I learned a few tidbits in awk this week. awk is a language I have, at best, looked at only very superficially, even though I use it frequently if very basically: to chop a line into fields. I tend to use it more than cut(1) because I can print additional data to that which I’ve cut out (without having to add sed(1) so awk just is more versatile for me.

While we were having some fun with elements the other day, Mark suggested using awk’s getline, and he who taught me -v.

It turns out that getline, which reads a line from stdin or, as his example does, from a pipe, isn’t cleanly implemented: it doesn’t close the file descriptor at EOF. I tried finding that documented, but the only hint I dragged up is here. Neither Aho, nor Weinberger, nor Kernighan documented the bug in their book. :-)

Be that as it may, the only way I could get awk to not bail out without “too many open files” was like this:

$ cat names
al aluminium
as arsenic
au aurum
bk berkelium
br bromine
ce cerium
cr chromium
cs caesium
cu copper
es einsteinium

$ cat elements
{
	country = ""
	cmd = ("dig +short "$tld".cc.jpmens.net TXT")
	cmd | getline country
	close(cmd)
	if (length(country) > 0) { print $tld, $metal, country; }
}

$ awk -v tld=1 -v metal=2 -f elements < names
al aluminium "ALBANIA"
as arsenic "AMERICAN SAMOA"
au aurum "AUSTRALIA"
br bromine "BRAZIL"
cr chromium "COSTA RICA"
cu copper "CUBA"
es einsteinium "SPAIN"

This version has the added advantage that it filters out non-candidates, i.e. elements of the periodic table which are not a country-code TLD (ccTLD).

Thanks to the above I learn that variables can be specified in -v to make the program cleaner, and as an aside, I learned somewhere during my research that the ; I use in the statement is not required:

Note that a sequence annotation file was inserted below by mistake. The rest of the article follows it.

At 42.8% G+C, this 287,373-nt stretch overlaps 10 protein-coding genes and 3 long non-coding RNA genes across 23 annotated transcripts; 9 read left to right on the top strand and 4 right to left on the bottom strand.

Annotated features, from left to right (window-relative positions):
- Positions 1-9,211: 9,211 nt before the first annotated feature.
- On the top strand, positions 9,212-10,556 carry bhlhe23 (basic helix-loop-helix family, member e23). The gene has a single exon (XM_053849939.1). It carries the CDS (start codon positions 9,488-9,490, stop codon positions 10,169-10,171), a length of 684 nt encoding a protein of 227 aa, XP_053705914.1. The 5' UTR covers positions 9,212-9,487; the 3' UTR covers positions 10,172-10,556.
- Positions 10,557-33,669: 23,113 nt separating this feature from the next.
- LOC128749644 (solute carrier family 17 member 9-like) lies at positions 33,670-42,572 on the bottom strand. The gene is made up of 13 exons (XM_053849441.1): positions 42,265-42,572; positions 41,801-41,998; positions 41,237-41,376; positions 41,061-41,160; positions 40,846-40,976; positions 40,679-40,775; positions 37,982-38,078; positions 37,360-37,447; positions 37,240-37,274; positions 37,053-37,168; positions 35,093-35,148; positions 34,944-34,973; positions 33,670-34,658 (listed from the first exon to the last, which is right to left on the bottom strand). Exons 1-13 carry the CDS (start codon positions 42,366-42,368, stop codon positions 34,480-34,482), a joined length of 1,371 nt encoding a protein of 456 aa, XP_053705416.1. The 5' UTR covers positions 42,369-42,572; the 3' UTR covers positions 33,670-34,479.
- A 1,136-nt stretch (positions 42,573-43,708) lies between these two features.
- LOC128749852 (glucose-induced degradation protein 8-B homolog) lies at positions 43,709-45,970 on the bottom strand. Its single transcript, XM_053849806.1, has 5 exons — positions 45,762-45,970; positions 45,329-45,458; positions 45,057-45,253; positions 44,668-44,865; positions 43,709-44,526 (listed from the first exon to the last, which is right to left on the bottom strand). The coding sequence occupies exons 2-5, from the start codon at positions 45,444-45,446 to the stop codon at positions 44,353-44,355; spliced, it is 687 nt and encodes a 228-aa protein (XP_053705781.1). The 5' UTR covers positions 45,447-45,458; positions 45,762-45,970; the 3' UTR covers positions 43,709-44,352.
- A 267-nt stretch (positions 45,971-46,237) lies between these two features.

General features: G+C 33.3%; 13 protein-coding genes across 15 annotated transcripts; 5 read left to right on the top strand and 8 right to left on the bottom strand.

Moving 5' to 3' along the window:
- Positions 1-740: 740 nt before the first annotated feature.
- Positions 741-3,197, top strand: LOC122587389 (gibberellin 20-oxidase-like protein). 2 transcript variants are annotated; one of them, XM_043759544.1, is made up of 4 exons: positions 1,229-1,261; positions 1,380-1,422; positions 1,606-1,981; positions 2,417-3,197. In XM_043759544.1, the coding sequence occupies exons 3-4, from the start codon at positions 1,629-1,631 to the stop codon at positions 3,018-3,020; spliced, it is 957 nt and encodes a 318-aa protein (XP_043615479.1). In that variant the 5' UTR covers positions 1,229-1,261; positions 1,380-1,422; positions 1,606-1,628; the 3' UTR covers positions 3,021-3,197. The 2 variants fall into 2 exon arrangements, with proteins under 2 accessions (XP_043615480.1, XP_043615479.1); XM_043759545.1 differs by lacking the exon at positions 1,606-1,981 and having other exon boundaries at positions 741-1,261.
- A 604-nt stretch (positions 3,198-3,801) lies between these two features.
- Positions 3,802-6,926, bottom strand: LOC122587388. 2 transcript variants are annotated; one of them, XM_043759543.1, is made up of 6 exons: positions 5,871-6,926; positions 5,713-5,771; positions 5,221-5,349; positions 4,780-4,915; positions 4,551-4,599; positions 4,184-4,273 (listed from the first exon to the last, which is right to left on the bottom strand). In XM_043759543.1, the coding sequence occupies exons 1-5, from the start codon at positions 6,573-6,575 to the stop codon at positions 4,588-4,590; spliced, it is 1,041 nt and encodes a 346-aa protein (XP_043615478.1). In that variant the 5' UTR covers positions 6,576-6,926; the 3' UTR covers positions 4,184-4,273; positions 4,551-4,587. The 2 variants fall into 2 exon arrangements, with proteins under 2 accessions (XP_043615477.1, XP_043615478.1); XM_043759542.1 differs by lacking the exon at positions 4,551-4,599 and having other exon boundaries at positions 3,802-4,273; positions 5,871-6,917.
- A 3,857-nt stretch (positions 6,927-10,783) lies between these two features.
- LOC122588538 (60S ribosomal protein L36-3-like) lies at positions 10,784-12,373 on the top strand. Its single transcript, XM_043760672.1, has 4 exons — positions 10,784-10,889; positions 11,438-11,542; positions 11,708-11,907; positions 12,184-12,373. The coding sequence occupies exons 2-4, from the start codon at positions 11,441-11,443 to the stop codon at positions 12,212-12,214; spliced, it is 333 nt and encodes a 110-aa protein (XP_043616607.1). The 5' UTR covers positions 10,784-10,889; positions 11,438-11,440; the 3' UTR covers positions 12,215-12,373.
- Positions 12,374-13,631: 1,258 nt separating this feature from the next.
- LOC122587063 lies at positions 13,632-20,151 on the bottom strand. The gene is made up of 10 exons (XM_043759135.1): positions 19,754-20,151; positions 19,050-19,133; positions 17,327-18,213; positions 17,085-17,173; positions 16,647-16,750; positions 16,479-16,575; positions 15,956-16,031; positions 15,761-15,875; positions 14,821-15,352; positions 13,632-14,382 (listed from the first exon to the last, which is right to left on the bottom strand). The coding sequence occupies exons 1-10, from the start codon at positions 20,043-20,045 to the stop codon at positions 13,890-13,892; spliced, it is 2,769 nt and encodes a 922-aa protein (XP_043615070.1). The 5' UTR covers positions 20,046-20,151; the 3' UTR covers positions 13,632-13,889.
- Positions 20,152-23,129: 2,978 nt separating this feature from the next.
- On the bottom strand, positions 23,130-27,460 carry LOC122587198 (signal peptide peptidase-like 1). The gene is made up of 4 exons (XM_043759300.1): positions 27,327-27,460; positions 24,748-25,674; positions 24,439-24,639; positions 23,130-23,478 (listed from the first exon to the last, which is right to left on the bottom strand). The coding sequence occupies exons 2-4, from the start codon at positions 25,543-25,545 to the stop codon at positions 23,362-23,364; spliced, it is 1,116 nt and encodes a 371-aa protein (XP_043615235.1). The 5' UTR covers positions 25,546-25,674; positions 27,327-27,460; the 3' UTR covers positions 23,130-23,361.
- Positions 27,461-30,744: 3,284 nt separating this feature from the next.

$ awk -F: -v uid=1 -v gecos=5 '{ print $uid, $gecos; }' /etc/passwd | tail -2
jjolie Jane Jolie
jpm Jan-Piet Mens

Tom Ryder brought out a nice one I didn’t know about: it’s possible to assign variables before the file to be read. This is different from using -v in that it only applies to files that follow the assignment in the argument list.

Let’s assume I have a number of domains for which I want to create NS records:

$ cat f1
example.net
example.org

$ cat f2
uno.example
dos.example
tres.example

$ cat distrib
{ printf "%-20s %5d IN NS %s.\n", $1, ttl, nameserver }

$ awk -f distrib nameserver=ns1.example ttl=3600 f1 nameserver=NS3.ejemplo.es ttl=86400 f2
example.net           3600 IN NS ns1.example.
example.org           3600 IN NS ns1.example.
uno.example          86400 IN NS NS3.ejemplo.es.
dos.example          86400 IN NS NS3.ejemplo.es.
tres.example         86400 IN NS NS3.ejemplo.es.

Program and arguments would easily fit on one long line, but I chose to separate them for clarity.

awk and unix :: 14 Dec 2019 :: e-mail